OCTOBER 31ST: The Harris camp has tried to revive talks, but the Magic aren’t biting, according to Shams Charania of RealGM (Twitter link).
OCTOBER 28TH: The Magic made an offer to Harris last month and the two sides haven’t engaged in talks since, according to Alex Kennedy of Basketball Insiders (on Twitter). Things can always change, but Kennedy says it’s unlikely that they will and Harris appears headed for restricted free agency (link).
OCTOBER 24TH, 5:31pm: The league doesn’t permit financial incentives in outside endorsement contracts that pertain to playing for specific teams, but it does allow for bonuses tied to the number of national television appearances a player makes, as Steve Kyler of Basketball Insiders clarifies (Twitter link). Large-market teams usually show up more often on national TV than their small-market counterparts, though the quality of the on-court product has recently proven more influential than market size in network programming decisions.
1:19pm: Tobias Harris is eligible for a rookie scale extension with the Magic, but he doesn’t intend to sign one before the deadline to do so a week from today, tweets Chris Broussard of ESPN.com. The forward’s deal with Nike gives him an “upgrade” if he’s playing for a team in Los Angeles, New York or Chicago, according to Broussard. Harris is set for restricted free agency in the summer assuming he doesn’t sign an extension.
Harris nonetheless said recently he wanted to remain in Orlando, and Magic GM Rob Hennigan has indicated his preference to do an extension. The Henry Thomas client and the team were reportedly still in talks as of a week ago, shortly before the Magic struck a deal with fellow extension-eligible Nikola Vucevic. Hennigan said earlier this month that he couldn’t imagine the club not holding on to the 22-year-old, and Orlando will have the right to match all offers should Harris hit restricted free agency.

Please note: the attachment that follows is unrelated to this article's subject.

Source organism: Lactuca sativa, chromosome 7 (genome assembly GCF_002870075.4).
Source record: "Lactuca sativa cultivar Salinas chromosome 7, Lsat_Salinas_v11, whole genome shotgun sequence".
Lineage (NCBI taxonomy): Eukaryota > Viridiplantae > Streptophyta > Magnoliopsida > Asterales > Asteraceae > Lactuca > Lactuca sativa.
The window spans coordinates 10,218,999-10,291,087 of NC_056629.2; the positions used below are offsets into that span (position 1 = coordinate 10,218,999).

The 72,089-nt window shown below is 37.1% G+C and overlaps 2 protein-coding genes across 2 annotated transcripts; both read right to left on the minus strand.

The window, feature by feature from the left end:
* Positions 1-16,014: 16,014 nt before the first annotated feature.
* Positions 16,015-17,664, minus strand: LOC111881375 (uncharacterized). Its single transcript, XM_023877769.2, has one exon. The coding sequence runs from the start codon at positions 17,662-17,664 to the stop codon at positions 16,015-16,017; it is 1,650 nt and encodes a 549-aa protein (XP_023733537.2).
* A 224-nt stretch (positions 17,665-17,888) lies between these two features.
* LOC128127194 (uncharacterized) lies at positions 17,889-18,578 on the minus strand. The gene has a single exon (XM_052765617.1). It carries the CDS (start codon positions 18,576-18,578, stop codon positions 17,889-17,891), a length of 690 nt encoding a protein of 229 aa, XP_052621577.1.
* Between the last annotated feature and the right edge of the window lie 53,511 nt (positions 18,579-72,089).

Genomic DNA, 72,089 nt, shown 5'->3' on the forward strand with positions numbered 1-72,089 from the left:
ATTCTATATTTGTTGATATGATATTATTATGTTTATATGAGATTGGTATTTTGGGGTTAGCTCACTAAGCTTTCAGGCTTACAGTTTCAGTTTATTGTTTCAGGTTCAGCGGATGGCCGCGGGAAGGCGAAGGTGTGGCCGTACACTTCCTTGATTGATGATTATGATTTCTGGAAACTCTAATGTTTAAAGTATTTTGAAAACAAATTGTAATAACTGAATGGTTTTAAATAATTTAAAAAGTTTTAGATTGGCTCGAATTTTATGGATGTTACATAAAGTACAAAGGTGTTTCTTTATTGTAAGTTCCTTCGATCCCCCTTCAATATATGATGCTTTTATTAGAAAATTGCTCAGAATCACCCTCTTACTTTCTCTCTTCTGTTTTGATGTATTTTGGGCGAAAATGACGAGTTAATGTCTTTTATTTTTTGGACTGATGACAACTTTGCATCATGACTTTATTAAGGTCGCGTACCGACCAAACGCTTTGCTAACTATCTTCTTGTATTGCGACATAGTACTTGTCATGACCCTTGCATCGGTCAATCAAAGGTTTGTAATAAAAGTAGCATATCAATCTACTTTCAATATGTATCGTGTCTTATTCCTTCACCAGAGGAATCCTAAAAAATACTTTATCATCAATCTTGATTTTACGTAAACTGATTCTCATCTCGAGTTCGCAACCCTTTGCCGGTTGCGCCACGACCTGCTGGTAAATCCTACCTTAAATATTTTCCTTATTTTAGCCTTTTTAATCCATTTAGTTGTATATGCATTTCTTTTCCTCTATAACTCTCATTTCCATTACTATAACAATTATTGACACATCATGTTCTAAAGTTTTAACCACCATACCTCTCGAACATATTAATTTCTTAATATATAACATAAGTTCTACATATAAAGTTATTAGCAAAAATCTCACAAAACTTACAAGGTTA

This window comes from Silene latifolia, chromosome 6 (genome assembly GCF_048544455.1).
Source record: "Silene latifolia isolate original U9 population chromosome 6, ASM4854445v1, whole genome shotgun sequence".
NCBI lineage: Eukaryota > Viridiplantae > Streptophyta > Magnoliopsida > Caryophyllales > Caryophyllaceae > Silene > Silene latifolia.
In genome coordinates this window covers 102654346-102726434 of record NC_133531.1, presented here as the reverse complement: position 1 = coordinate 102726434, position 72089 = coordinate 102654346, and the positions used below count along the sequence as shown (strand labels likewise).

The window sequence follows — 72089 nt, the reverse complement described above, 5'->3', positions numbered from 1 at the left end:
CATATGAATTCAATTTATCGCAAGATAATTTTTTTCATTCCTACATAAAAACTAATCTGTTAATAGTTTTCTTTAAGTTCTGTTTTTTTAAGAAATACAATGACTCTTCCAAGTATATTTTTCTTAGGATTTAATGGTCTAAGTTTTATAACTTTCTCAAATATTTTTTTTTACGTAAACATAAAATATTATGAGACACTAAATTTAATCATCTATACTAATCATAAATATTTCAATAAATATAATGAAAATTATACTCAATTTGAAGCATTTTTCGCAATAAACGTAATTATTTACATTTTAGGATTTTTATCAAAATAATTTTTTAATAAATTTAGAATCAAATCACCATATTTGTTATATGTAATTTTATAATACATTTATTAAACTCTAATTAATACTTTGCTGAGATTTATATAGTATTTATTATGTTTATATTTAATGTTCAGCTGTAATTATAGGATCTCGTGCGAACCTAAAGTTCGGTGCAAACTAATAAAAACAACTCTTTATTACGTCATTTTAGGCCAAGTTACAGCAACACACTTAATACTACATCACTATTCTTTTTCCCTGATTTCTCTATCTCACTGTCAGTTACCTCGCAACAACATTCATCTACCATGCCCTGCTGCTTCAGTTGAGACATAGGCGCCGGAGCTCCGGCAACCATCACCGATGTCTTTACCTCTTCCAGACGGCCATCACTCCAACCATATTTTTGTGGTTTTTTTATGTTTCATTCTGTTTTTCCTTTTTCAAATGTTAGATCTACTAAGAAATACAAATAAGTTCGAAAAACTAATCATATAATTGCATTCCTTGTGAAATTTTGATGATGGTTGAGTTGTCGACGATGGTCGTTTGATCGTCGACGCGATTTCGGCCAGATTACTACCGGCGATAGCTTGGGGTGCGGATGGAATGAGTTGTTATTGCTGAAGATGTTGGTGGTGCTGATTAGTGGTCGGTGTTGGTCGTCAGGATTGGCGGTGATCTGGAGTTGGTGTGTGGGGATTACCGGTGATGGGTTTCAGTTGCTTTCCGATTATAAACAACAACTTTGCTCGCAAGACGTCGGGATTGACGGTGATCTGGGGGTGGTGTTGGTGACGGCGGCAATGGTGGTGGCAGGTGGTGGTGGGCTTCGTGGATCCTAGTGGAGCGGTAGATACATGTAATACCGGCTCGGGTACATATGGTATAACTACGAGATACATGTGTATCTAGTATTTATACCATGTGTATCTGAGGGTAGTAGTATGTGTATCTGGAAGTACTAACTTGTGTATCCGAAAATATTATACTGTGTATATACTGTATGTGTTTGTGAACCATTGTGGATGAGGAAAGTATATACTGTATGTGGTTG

Vucevic’s extension pushed the Magic’s commitments for 2015/16 to about $26.1MM, though Orlando is about to add nearly $12.755MM in rookie scale team options to that figure. Still, that’s plenty of room beneath a projected $66.5MM salary cap for a Harris extension. The math gets trickier in the future, since the Magic have six players still within the first three seasons of their rookie scale contracts. Orlando’s payroll probably would escalate quite a bit if it were to retain all or most of them, forcing the team to make difficult decisions. Drastic rises in the cap tied to the league’s new $24 billion TV deal that starts in 2016 will help ease that blow, however.
I predicted in July that Harris and the Magic wouldn’t reach an extension, explaining as I looked at his extension candidacy that the team figured to prioritize flexibility and a commitment to Vucevic, who plays at a position of greater scarcity. It appears instead that the primary resistance to a deal is coming from the player rather than the Magic. The Knicks and Lakers are nonetheless the only teams set up for significant cap room next summer among the clubs that would presumably trigger the clauses in Harris’ shoe deal, and he’s not alone among potential targets for those franchises.